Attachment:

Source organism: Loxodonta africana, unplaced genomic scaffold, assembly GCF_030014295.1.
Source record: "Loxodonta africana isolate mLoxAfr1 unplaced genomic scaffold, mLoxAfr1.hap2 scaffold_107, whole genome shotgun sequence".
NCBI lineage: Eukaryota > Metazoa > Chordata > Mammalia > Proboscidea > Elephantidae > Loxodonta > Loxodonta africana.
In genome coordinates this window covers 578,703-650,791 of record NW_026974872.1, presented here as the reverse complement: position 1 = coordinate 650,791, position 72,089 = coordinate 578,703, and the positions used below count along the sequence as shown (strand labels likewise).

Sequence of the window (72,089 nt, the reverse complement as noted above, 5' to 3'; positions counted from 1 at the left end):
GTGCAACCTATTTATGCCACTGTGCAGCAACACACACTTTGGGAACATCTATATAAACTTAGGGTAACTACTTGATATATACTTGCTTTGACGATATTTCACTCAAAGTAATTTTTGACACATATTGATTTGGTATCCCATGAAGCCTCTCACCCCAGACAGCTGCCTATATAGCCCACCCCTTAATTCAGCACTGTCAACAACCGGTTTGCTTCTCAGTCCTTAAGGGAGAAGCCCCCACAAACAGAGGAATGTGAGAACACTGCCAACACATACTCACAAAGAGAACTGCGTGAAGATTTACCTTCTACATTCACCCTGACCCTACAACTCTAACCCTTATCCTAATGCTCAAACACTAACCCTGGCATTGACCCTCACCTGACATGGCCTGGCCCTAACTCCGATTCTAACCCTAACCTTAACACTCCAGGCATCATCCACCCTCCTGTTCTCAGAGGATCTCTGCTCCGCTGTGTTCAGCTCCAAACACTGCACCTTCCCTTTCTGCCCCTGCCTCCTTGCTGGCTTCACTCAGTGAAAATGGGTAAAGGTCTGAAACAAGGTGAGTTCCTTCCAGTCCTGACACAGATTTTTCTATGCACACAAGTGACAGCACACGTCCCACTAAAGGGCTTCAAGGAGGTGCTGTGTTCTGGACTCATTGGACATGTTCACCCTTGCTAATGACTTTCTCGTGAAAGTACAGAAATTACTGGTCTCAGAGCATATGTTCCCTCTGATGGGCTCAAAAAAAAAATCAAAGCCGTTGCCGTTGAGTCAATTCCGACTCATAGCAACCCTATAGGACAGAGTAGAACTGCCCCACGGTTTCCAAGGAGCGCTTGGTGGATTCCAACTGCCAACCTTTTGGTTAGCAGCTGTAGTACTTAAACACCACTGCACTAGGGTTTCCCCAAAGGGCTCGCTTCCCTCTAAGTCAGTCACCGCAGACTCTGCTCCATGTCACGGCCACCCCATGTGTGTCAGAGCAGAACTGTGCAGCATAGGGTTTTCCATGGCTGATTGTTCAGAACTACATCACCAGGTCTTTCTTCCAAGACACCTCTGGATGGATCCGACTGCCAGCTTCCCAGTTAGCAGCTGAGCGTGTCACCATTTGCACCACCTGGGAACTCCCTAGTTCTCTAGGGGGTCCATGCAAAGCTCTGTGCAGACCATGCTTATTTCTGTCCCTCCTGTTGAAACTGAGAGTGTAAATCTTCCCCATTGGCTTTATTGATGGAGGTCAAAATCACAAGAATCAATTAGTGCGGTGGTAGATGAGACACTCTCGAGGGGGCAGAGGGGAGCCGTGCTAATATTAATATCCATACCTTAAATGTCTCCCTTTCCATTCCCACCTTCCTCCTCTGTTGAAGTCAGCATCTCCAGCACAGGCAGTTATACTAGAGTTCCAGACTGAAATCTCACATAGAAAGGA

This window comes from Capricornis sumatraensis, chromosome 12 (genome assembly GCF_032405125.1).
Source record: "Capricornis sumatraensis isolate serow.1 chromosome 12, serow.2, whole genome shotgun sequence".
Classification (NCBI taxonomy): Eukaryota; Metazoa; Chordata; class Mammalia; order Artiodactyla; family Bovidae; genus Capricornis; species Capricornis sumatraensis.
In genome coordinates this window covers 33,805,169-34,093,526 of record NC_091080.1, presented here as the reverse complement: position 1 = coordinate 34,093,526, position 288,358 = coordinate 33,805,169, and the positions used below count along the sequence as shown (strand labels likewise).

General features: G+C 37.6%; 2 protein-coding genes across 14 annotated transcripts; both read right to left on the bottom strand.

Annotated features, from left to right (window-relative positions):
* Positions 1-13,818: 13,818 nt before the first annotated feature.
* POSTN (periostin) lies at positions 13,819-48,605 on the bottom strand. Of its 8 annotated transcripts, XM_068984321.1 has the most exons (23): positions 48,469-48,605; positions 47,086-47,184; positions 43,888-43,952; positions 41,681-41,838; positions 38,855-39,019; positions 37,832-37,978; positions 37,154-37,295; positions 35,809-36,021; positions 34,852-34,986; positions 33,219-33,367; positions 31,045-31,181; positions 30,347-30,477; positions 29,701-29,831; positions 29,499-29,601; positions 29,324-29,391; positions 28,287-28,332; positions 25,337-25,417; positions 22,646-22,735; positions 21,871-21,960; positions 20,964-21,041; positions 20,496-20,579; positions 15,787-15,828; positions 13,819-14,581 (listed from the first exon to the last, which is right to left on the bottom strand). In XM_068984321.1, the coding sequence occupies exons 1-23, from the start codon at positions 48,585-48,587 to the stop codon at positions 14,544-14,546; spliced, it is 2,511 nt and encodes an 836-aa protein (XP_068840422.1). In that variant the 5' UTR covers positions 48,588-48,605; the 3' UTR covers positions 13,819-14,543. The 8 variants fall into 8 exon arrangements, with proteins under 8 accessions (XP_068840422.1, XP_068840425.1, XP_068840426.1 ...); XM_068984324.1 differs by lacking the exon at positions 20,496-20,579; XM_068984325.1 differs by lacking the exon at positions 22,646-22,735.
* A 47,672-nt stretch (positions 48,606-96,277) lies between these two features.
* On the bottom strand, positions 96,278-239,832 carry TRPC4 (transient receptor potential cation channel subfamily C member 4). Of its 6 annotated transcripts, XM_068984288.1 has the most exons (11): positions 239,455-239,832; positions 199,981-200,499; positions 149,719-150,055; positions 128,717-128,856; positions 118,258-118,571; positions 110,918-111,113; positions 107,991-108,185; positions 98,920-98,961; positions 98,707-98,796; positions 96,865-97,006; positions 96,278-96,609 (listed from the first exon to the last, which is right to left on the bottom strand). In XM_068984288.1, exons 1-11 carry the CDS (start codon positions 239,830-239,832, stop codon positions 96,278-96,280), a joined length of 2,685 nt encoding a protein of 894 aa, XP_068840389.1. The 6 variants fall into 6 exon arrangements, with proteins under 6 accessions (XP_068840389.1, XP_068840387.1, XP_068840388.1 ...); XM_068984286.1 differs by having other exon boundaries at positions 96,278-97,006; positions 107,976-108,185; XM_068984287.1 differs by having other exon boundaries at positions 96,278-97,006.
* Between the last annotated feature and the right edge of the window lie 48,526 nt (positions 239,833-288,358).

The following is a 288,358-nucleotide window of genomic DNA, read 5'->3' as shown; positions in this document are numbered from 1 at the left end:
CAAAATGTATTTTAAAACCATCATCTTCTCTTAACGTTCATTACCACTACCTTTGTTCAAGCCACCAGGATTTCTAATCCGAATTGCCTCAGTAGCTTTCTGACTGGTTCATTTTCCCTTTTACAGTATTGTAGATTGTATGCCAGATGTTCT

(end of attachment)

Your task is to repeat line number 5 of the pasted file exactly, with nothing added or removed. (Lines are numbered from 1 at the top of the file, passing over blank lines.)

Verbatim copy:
Sequence of the window (72,089 nt, the reverse complement as noted above, 5' to 3'; positions counted from 1 at the left end):